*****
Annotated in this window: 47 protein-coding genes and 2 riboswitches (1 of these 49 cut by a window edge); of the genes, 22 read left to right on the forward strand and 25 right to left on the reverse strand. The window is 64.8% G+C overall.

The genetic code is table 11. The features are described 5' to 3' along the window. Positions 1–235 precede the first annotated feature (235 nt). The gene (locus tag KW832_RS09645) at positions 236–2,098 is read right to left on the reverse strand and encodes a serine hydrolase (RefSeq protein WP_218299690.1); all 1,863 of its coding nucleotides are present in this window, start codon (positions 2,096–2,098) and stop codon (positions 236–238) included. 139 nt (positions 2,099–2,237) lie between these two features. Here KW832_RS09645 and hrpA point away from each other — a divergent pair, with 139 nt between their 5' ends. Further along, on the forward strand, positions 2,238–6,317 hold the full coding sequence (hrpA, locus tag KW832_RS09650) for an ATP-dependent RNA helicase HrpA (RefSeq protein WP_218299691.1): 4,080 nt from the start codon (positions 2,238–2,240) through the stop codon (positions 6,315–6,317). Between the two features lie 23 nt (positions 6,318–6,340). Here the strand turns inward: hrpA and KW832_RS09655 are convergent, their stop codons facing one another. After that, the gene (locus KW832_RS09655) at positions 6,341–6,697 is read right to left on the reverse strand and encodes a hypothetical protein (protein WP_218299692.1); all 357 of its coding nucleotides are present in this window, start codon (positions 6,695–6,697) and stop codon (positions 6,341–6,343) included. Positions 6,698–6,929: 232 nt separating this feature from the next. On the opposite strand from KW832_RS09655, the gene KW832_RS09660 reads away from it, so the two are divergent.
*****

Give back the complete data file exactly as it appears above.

Annotated in this window: 47 protein-coding genes and 2 riboswitches (1 of these 49 cut by a window edge); of the genes, 22 read left to right on the forward strand and 25 right to left on the reverse strand. The window is 64.8% G+C overall.

The genetic code is table 11. The features are described 5' to 3' along the window. Positions 1–235 precede the first annotated feature (235 nt). The gene (locus tag KW832_RS09645) at positions 236–2,098 is read right to left on the reverse strand and encodes a serine hydrolase (RefSeq protein WP_218299690.1); all 1,863 of its coding nucleotides are present in this window, start codon (positions 2,096–2,098) and stop codon (positions 236–238) included. 139 nt (positions 2,099–2,237) lie between these two features. Here KW832_RS09645 and hrpA point away from each other — a divergent pair, with 139 nt between their 5' ends. Further along, on the forward strand, positions 2,238–6,317 hold the full coding sequence (hrpA, locus tag KW832_RS09650) for an ATP-dependent RNA helicase HrpA (RefSeq protein WP_218299691.1): 4,080 nt from the start codon (positions 2,238–2,240) through the stop codon (positions 6,315–6,317). Between the two features lie 23 nt (positions 6,318–6,340). Here the strand turns inward: hrpA and KW832_RS09655 are convergent, their stop codons facing one another. After that, the gene (locus KW832_RS09655) at positions 6,341–6,697 is read right to left on the reverse strand and encodes a hypothetical protein (protein WP_218299692.1); all 357 of its coding nucleotides are present in this window, start codon (positions 6,695–6,697) and stop codon (positions 6,341–6,343) included. Positions 6,698–6,929: 232 nt separating this feature from the next. On the opposite strand from KW832_RS09655, the gene KW832_RS09660 reads away from it, so the two are divergent.